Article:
Why Your Friends (and Facebook) Can Never Replace Therapy
In the past year alone, mental health awareness has greatly increased. The media, as well as social media, has played a huge part in this. More people are now opening up about their mental struggles online, and mental health is being widely discussed in workplaces as well as dinner tables.
This is not surprising as recent data from Mental Health America (MHA) shows that over 44 million Americans—which includes those living with limb loss—have a mental health condition. More importantly, the data also shows that more Americans in 2019 are insured and have access to the proper care channels.
Today, younger generations increasingly view therapy as a crucial part of maintaining a balanced and healthy life. Because of the existing health insurance model in the US, some people still see mental health as tertiary care. In light of the number of struggles we face in life, going to a therapist should be considered as “preventative medicine,” no different than having your sugar or cholesterol levels checked every year.
Despite the increased awareness, seeking help from a therapist still carries a public stigma, which is why people who need professional help choose to turn to friends, family, and even social media.
If you think you can benefit from professional help, yet hesitate to see a professional, take the time to understand what's holding you back. Are you embarrassed to ask for help beyond what your family or friends can provide? Or maybe you don’t see the value in paying a licensed therapist to help you work through your issues.
These eight reasons may help change your mind and seek therapy from a professional instead of your Facebook community.
1. Therapists don’t judge you.
One of the perks of talking to a therapist instead of someone close to you is that they won’t judge you. It’s a critical job requirement. Talking to friends or family won’t be the same as they don’t have the extensive training to keep their judgment in check.
2. They don’t have a personal agenda.
A therapist doesn’t have the same personal stake in your life as a friend or a family member so you can count on them to be completely honest and objective. They are an unbiased third party that can view your situation with stark objectivity—a valuable quality for when you need unfiltered guidance.
3. Therapists have years of training to help you address your issues.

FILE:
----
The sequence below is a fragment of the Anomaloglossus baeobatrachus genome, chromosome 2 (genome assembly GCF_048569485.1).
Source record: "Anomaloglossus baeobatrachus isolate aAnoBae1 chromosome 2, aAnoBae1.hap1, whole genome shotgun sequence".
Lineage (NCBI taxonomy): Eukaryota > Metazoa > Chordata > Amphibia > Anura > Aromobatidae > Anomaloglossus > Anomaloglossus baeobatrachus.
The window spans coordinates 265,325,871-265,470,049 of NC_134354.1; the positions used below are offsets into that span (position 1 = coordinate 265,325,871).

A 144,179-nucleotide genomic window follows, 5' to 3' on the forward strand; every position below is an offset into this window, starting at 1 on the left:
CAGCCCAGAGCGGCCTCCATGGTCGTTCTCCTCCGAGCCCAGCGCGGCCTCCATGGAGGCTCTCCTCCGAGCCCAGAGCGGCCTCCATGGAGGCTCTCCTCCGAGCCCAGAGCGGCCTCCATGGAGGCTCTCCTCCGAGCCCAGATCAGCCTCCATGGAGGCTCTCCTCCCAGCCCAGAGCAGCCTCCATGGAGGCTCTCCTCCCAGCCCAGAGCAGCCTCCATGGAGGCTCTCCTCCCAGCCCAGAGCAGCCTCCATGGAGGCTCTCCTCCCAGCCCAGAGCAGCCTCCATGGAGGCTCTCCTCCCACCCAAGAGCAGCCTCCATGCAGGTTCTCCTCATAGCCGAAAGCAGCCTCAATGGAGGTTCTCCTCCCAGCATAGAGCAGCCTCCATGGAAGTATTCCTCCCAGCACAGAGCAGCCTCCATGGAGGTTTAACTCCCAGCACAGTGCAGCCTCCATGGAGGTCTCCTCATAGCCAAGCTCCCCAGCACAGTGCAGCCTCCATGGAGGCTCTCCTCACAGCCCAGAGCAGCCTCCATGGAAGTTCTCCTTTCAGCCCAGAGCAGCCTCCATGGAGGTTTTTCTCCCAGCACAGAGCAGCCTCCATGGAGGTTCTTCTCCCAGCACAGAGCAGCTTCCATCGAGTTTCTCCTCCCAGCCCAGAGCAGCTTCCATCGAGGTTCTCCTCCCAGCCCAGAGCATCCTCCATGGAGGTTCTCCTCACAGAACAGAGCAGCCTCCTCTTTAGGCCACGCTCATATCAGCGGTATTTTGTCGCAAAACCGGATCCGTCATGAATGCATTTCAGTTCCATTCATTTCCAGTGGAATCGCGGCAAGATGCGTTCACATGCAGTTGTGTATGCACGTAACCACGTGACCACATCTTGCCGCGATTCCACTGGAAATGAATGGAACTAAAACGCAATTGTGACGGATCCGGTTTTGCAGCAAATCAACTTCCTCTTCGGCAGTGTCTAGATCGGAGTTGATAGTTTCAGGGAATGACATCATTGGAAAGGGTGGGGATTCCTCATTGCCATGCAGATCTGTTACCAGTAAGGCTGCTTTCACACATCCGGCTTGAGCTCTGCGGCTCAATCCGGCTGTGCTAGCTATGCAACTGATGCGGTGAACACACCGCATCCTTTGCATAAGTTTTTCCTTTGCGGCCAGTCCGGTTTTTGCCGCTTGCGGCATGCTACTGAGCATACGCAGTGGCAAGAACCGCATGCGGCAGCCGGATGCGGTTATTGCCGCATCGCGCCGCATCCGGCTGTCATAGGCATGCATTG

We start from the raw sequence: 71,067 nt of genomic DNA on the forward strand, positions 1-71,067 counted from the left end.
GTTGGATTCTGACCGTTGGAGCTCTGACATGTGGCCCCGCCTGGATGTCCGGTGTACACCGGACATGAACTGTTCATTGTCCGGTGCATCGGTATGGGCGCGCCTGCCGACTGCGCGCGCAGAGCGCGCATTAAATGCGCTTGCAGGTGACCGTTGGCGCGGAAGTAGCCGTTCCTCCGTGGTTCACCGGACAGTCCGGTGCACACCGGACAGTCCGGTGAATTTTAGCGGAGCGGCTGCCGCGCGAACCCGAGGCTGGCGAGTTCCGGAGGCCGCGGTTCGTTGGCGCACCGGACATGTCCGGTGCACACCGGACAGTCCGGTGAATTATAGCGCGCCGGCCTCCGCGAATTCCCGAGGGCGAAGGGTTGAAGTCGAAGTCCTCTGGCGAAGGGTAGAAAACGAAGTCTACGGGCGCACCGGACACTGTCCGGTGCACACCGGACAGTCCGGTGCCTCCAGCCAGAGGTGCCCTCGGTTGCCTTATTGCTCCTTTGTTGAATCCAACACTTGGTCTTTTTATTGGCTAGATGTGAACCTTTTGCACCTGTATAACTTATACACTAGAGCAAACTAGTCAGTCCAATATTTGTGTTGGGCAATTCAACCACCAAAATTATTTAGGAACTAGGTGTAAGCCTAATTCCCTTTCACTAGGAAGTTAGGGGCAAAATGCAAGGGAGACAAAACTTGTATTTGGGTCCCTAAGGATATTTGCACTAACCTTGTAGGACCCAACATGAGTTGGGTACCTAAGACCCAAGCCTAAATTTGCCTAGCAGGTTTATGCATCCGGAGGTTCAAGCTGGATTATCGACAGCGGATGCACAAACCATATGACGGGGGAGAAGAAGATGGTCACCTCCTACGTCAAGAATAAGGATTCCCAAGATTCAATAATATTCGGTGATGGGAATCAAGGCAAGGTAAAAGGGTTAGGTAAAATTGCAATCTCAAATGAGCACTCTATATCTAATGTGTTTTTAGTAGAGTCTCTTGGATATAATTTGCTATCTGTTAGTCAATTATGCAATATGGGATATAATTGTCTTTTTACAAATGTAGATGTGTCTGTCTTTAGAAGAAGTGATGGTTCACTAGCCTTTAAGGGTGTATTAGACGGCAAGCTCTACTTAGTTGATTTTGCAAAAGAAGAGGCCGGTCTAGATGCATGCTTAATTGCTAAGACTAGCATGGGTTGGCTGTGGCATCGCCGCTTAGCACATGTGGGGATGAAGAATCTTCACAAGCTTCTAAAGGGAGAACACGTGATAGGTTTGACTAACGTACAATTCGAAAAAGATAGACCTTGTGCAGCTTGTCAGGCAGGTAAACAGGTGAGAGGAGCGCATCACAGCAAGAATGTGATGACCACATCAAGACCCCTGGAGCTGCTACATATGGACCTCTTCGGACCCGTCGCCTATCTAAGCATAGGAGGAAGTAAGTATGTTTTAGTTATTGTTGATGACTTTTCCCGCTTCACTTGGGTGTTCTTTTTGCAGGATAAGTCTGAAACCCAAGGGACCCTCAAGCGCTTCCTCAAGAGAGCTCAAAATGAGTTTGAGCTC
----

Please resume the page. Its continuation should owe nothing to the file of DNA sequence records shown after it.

Therapists are equipped with the knowledge and experience required to help you manage stressful issues surrounding your amputation. They can help you manage any depression or move past difficult thoughts and emotions. While talking to a friend may bring some initial relief, they don’t have the tools needed to offer actionable insights.
4. Your secrets are safe with them.
Choosing to unburden your stress to someone you’re close to can put them in a tight spot, especially when you’re venting about someone in your circle of friends or family. With a therapist, you don’t have to worry about stressing someone out or finding out that your problems are being spread like gossip.
5. You won’t have to worry about appearing “needy.”
Personal relationships often require give and take. Toxic relationships develop when one party feels that they are continually supporting the other without getting any in return. With a therapist, there’s no such expectation, which allows you to get the help you need without holding back. After all, you (or your insurance) are paying them for their time and expertise.
6. There is no such thing as a problem that’s “too small.”
You may have encountered this situation before: You talk to your friend or family member about something that has been bugging you, but they tell you to “just move on.” This is referred to in the therapy world as “minimizing problems.”
While they may think that they are helping you by minimizing your problems, that is often not the case. Therapists understand that different people experience and process life events differently—a skill set that is helpful when it comes to helping you cope with limb loss. Therapists know that each person functions according to their own timeline. Furthermore, therapists are trained to spot signs of other serious mental wellness issues such as depression or anxiety. They would know how to handle it and not brush it off like some of your friends may.
7. Talking to people you’re close with might make you feel guilty.
You may have people in your life who are great listeners, and you gravitate towards them. However, they may tend to internalize your issues which can lead them to become depressed. This dynamic is common in parent-child relationships. By talking to a therapist, you're not burdening a close friend or family member with your wellness issues and possibly adding stress to their lives.
8. Therapists can help you grow as a person.
Because of their extensive training, therapists are uniquely equipped to give valuable insight into your behaviors that can help you grow in ways that might not be possible on your own.
The Bottom Line
Everyone processes problems and issues in different ways, and each one of us operates on our own timeline. Therapists are trained to recognize and respect these unique differences. Talking to a therapist is your best bet when it comes to preventing wellness issues from escalating into more serious mental health problems. Best of all, they have valuable insights that can help you grow as a person and maximize your potential.While talking to family and friends (or venting on social media) may seem like the path of least resistance for managing wellness issues, these avenues may not be the ideal for you. When you do decide to seek professional help, here’s how you can find a therapist that’s right for you.